I can understand your disappointment (thus far anyway – just remember plenty of people get it after a couple of years of applying), but I suspect that as good as your CV is, there are things you can (and perhaps need) to do to bolster it before you can ‘reasonably expect’ to get a pupillage. I’m sorry if you feel misled – I think most people realise exactly how high the standard is set before they apply, but inevitably some like yourself are initially taken by surprise.

The road to the Bar is littered with people for whom not getting pupillage is their first ever taste of failure – the ones who get pupillage at the 2nd/3rd/4th/5th attempt are those that channel that initial failure most successfully. Good luck with your applications.



Chum, you might think you’ve achieved “consistently high grades” but, by the standards required for the Bar, you really haven’t. A 2:1 from a Russell Group uni is nothing special. A Commendation on the GDL is nothing special. A Very Competent on the BPTC is nothing special.

Now if you had a first, a top post-grad degree (say, the BCL), a Distinction and an Outstanding, I might be more ready to blame poor applications, or sub-par interview technique for your failure to get pupillage. As it is, you’re just not impressive enough academically to stand out from the herd (nor was I, and my credentials are a lot better than yours). So it’s time to stop bleating about unfairness, and to accept that you’re not even a second division candidate. You’re blue square premier.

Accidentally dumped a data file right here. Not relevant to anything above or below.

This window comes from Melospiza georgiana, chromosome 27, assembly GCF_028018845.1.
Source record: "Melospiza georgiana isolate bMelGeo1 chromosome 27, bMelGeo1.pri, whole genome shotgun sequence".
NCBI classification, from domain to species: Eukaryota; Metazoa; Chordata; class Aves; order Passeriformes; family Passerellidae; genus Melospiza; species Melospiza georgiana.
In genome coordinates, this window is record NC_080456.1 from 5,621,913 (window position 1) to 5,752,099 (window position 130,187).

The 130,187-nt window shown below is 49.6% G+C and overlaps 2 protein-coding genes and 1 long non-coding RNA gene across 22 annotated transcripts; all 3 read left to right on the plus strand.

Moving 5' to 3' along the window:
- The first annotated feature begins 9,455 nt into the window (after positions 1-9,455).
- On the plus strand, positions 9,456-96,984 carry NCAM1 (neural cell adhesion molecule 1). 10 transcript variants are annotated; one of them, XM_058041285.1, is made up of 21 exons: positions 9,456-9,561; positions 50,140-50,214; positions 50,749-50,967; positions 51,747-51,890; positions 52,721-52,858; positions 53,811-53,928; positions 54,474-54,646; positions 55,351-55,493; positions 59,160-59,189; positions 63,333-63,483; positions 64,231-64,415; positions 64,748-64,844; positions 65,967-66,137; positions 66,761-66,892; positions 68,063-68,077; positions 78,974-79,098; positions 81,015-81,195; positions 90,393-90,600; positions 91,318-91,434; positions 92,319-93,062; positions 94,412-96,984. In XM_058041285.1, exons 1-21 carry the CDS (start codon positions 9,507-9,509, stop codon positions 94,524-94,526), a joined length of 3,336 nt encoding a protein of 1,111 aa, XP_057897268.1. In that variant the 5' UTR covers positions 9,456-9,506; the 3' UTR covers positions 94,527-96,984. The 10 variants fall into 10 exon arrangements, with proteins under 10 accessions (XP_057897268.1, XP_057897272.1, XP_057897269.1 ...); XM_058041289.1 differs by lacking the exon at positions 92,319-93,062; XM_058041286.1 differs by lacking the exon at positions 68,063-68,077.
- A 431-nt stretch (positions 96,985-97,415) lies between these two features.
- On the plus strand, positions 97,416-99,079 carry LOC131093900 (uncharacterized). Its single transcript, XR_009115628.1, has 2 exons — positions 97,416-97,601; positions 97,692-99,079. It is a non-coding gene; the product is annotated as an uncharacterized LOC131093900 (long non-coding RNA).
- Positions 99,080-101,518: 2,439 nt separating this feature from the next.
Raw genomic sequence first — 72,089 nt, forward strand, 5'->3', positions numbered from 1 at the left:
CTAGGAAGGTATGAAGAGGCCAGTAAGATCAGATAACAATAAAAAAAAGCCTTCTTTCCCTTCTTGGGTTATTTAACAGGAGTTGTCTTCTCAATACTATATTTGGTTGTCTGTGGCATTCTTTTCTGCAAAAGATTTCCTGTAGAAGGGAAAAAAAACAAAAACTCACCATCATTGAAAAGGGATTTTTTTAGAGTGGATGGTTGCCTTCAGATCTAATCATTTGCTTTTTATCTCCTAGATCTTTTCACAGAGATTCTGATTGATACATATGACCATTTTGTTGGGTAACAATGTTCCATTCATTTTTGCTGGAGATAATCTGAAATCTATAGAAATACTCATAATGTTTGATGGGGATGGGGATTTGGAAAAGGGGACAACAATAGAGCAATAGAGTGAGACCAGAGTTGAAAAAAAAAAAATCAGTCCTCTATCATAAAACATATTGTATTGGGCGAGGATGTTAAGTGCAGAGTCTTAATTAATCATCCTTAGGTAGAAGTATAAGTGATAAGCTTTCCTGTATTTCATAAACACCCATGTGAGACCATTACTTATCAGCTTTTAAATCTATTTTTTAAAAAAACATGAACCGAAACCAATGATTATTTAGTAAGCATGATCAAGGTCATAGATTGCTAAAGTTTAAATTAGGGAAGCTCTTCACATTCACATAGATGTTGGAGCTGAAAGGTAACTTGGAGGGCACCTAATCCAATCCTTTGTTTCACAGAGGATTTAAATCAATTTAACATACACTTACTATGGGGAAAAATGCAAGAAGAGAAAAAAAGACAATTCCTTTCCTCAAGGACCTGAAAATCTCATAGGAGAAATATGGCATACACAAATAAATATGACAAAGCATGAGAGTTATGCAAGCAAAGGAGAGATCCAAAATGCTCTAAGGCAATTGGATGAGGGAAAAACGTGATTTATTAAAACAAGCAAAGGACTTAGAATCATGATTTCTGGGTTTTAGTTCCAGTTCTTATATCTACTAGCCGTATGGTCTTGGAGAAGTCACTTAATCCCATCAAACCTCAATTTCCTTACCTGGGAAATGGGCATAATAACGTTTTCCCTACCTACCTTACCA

Garrulous Law

I’d echo what Snowman just said. 2:1 plus Competent plus VC does not place you in the “reasonable expectation” bracket.

“What hope is there for anyone else?” Get a first, a Distinction or an Outstanding. Get an MA/LLM. Do some legal work elsewhere. Become a solicitor-advocate and transfer elsewhere.

And don’t ask a question where the answer could damage your case.

You did the BPTC this year. You got a letter telling you the odds. You saw your colleagues. You knew the risk. Yet you persist in claiming a “reasonable expectation”. There is none. There is no distinction in a job as competitive as this between “reasonable expectation” and “sense of entitlement” – they reduce to the same thing: the belief that someone should give you a job, and if you don’t get one, it’s not through any fault of your own.

This is all particularly galling considering that you can only have applied for pupillage a maximum of twice so far. It’s by no means abnormal for people to have to apply three or four times before they get in. And in doing that they took a very long, hard look at themselves, worked out what they were doing wrong, and took steps to do better next time. Instead you’re saying that it’s all Someone Else’s fault (the comments on nepotism are telling in that regard)

Nor does such a bracket exist. Nobody should “expect” to get pupillage. If anything, that may be part of your problem.